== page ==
On my first day volunteering in the hospital, my task is to observe Steven, a more experienced volunteer, as he visits with patients. We begin by meeting Amanda, the first patient on our list.
My eyes ran across the same paragraph for the fifth — or maybe even sixth — time in the span of 15 minutes. Though I was giving my undivided attention to the paragraph, I could not move past it; I was at a complete loss for how to convey my next point.
They asked me how that encounter had gone, and I could feel my cheeks turn bright red. I was embarrassed that I was not able to connect with my patient.
Recently I have let myself consider how wonderful of a physician Mary Oliver would have been, and how wonderful a medical school classmate.
Through my patient’s same wants and needs, I saw my own thoughts, feelings, hopes, dreams, fears and my own desire to be liked, to be wanted, to be needed. I felt, for the first time in a very long time, a genuine human connection.
Even though providers often must jump for one room to the next, it is important that they take the time to learn about each patient’s individual needs.
While there is no way to choose our patients’ outcomes, we can certainly choose to be empathetic and compassionate regardless of their outcomes. Medicine without empathy and compassion is not medicine at all.
As I sat on the table in the exam room, I quietly smiled to myself at the irony: I had been on the other side of the room the entire year, and, yet, here I was again, back to assuming the role of a patient.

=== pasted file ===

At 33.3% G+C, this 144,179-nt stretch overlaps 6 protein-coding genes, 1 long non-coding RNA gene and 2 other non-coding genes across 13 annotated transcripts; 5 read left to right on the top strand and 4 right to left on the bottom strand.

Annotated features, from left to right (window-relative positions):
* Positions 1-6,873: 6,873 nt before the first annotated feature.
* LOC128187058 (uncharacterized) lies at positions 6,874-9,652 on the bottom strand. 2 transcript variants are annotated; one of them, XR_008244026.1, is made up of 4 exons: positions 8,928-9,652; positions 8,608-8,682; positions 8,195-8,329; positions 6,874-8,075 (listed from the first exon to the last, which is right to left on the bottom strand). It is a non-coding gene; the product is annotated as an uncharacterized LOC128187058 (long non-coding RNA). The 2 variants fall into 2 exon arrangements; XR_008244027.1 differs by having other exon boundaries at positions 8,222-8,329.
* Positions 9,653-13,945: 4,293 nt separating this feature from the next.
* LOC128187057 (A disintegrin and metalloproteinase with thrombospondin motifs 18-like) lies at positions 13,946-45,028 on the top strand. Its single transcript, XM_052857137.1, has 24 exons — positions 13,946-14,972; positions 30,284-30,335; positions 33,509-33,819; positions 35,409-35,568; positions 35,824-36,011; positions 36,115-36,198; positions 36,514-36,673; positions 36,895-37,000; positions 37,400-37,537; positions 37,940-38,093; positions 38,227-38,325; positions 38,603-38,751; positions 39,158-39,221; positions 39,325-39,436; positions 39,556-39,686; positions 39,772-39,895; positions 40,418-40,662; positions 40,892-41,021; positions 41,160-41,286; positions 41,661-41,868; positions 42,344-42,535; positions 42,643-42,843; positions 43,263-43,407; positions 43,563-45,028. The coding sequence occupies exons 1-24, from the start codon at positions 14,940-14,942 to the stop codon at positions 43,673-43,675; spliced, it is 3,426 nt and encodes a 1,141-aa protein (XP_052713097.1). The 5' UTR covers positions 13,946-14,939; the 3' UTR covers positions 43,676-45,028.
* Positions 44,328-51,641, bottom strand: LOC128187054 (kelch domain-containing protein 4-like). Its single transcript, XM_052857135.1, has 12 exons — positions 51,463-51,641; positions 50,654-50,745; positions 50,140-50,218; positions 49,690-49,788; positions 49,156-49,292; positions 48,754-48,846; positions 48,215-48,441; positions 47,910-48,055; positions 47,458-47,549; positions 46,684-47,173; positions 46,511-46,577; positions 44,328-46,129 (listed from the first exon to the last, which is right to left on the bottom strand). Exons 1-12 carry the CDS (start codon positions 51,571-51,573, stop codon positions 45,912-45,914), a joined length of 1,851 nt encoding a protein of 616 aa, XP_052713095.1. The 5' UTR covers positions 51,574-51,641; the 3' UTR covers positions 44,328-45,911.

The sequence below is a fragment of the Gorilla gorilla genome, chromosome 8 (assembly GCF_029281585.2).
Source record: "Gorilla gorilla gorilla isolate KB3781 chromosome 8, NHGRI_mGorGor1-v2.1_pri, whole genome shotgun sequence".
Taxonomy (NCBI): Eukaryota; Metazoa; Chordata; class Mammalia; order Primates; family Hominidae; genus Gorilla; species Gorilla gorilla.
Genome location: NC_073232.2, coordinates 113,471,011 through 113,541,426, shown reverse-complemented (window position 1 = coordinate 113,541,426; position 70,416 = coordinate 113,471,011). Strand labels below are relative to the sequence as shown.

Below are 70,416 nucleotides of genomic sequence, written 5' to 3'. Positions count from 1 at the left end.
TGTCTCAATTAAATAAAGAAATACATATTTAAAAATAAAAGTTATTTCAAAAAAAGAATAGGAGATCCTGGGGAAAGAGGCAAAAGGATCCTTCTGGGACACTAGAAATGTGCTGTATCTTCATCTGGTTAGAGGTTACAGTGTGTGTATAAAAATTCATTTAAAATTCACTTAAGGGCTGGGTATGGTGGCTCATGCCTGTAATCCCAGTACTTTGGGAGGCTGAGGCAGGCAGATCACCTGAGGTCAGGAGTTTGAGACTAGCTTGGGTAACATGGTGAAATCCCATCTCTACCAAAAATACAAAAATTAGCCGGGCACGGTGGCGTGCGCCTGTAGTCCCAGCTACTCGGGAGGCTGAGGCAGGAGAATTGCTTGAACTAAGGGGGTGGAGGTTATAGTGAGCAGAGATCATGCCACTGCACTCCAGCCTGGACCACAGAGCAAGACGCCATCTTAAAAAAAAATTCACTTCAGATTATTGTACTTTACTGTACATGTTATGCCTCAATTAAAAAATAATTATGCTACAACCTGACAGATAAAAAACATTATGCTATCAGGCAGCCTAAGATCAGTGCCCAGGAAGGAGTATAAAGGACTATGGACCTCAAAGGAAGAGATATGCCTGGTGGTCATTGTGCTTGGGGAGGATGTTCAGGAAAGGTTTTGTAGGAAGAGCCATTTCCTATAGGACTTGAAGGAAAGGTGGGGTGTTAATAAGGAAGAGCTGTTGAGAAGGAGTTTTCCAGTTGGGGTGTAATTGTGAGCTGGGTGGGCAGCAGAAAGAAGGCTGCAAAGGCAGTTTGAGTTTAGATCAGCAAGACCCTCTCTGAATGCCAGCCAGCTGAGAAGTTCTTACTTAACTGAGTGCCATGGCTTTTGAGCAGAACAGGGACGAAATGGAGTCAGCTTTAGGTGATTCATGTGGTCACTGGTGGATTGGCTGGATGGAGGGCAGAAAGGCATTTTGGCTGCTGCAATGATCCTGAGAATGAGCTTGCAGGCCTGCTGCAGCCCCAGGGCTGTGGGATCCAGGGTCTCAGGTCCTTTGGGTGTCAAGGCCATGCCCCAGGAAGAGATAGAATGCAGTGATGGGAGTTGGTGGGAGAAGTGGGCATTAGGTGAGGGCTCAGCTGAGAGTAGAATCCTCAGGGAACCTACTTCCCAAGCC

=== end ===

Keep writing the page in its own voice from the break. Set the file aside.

Ever since that day in the grocery store, I have volunteered at least once a month for other senior citizens. I get to know their stories and try to share the understanding that I have gained with the world.
On the first day of my surgery clerkship, our chief resident gave us a few instructions for our next two months together. We had to carry certain types of gauze and tape in our soon-to-be overflowing white coat pockets, create a clear and confident daily plan for each patient we followed, and be ready for rounds at 6 a.m. the next morning.
It was Friday of the seventh week of my family medicine clerkship. I was tired. Tired from the day and, honestly, tired from the clerkship. I was ready for a change of pace. The next patient was Mr. S., a 30-year-old male, here for an establish care visit. I did not recognize the name. I reviewed his chart before the encounter, two visits in the system, both to the ER for cocaine-induced angina. I stereotyped him immediately. Not that this was right, but I did. I think everyone does.